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Late Night Dining: Where to Turn in the Quarter When the Midnight Hungries Hit Hard

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The French Quarter is truly a 24-hour neighborhood where “making a night of it” can easily mean greeting the daybreak in last night’s clothes. But even the most spirited reveler must eat, if only to keep up stamina. Fortunately, late-night Quarter restaurants offer a wide variety of options for noshing round midnight, whether you’re hankering for a burger and fries, need to sample jambalaya before your red-eye flight back home or are looking for something a little more urbane to polish off the evening in style. Below is a list of favorite Quarter spots to turn to when midnight cravings hit, even if they hit quite a bit after midnight.

Angeli on Decatur (1141 Decatur St., 504-566-0077): The best dishes at Angeli are served on excellent, fresh-made breads. Big, crusty rolls at this eclectic all-night diner and watering hole make all of their sandwiches satisfying and memorable, even the humble grilled cheese. Breakfast food, salads and a pan-Mediterranean smattering of pita and olive-based fare round out the menu. You can choose from the locally made Abita Amber beer or a milkshake from the bar (please don’t mix), and watch one of the classic movies they often project on the wall. Open til 2am Sunday -Thursday; til 4am Friday and Saturday.

Bombay Club and Martini Bistro (830 Conti St., 504-586-0972): Located in the elegant Prince Conti Hotel, the Bombay Club offers the most refined food you’ll find in the French Quarter after 10 pm. Port-soaked lamb chops, a signature crawfish and tasso chowder and pancetta-wrapped diver scallops are a few examples of the dishes served in a British imperial setting of polished wood, high-end cocktails and well-heeled patrons. Seating until 10 on weekdays; til 11pm on weekends. Live music weekends.

Clover Grill (900 Bourbon St.,504-598-1010): Both the staff and clientele of this Bourbon Street burger joint look like a casting call for a John Waters movie, and the atmosphere is just about as fun. Located across from a thriving gay nightclub, the tile-and-chrome diner is as heavy on camp as it is on calories. Everyone from drag queens to cab drivers keep the orders for burgers, fries and omelets coming in all night. Open 24 hours from Thursday to Monday. Open 8 am to midnight Tuesday and Wednesday.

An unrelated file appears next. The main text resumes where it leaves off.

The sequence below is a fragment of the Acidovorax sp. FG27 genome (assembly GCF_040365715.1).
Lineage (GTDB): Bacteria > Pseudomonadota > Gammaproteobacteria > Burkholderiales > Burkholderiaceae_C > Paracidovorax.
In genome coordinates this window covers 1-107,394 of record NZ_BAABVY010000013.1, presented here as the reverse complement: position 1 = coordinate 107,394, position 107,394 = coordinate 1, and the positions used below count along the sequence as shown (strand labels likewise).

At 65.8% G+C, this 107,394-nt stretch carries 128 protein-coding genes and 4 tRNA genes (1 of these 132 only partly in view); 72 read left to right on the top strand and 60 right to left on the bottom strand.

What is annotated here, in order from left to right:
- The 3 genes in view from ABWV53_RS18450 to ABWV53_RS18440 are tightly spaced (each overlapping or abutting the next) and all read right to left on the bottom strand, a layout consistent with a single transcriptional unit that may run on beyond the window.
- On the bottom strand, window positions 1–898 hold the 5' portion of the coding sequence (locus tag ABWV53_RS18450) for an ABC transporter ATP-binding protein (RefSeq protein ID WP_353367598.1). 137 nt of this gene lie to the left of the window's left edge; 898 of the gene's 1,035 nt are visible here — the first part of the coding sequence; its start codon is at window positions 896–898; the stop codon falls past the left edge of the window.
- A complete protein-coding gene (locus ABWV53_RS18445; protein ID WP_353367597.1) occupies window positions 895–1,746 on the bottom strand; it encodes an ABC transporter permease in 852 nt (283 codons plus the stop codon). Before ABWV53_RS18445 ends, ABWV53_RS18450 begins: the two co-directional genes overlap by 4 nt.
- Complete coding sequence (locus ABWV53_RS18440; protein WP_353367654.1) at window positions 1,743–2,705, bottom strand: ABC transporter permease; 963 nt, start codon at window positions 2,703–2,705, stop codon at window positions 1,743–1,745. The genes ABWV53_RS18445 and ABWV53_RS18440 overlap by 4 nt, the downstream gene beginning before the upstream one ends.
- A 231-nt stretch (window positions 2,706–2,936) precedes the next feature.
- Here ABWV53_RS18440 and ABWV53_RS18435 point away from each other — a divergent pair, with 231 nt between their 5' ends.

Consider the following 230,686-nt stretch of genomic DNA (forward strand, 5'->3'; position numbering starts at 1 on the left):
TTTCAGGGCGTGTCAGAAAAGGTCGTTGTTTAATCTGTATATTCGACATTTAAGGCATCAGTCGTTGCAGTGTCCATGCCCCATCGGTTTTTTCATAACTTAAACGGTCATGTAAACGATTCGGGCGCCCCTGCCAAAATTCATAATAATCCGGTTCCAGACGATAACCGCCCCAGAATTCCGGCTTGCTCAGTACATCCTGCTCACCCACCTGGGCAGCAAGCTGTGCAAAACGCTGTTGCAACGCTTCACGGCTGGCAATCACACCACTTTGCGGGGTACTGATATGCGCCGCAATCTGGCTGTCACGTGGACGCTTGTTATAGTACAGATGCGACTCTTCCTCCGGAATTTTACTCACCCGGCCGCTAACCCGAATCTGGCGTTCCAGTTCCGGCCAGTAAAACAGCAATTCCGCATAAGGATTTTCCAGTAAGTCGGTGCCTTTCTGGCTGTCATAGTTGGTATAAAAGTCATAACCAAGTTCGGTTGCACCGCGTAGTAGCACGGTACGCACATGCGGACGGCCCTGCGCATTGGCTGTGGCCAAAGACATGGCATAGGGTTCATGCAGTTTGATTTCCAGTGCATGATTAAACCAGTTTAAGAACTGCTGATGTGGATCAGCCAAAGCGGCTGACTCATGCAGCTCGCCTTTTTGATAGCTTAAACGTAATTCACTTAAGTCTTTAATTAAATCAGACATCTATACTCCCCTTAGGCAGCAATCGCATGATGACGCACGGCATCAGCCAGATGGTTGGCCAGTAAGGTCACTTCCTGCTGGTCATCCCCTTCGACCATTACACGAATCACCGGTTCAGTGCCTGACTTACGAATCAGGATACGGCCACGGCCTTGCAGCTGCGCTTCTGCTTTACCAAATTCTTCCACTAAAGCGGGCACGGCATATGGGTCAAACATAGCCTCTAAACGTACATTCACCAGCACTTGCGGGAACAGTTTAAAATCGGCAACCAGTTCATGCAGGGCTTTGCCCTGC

Coop’s Place (1109 Decatur St., 504-525-9053): What appears to be another of the many dark barrooms along Decatur Street reveals an excellent late-night menu of local dishes, including the best inexpensive jambalaya around. Look for pasta dishes loaded with local seafood and tasso (a flavorful Cajun ham smoked on premises), blackened redfish and a fried alligator appetizer that for once actually tastes like something besides batter. Coop’s also serves a surprisingly rich wine list. Be warned, however, that service is on a par with a neighborhood barroom and is typically brusque. Also, patrons must be 18 or older. Open until 2 a.m.

Verti Mart (1201 Royal St., 504-525-4767): A miracle of space management, this tiny corner deli serves an enormous array of sandwiches and po-boys and hot plates ranging from blackened catfish and creamed spinach to a dense block of utterly comforting macaroni and cheese. There is barely enough room to stand and order, never mind sit and eat, so all orders are “to go.” Bicycle delivery is available in the French Quarter. Open 24 hours.

Zydecue (808 Iberville St., 504-565-5520): A relative newcomer to the French Quarter, Zydecue has a spiffy, family-friendly layout just a few steps away from Bourbon Street where they serve good, very large platters of barbecue late into the night. Brisket, ribs, pulled pork and chicken platters are joined by Louisiana specialties like boudin sausage and dirty rice. Flavorful smoke from the skillful kitchen pours forth into the street and, for once, something smells good near Bourbon Street. Hours 11:30 am til 10pm.

 

Ian McNulty is a freelance food writer and columnist, a frequent commentator on the New Orleans entertainment talk show “Steppin’ Out” and editor of the guidebook “Hungry? Thirsty? New Orleans.”

 

 

 

 

 

 

 

 

 

 

 

 

 

 

 

 

 

 

 


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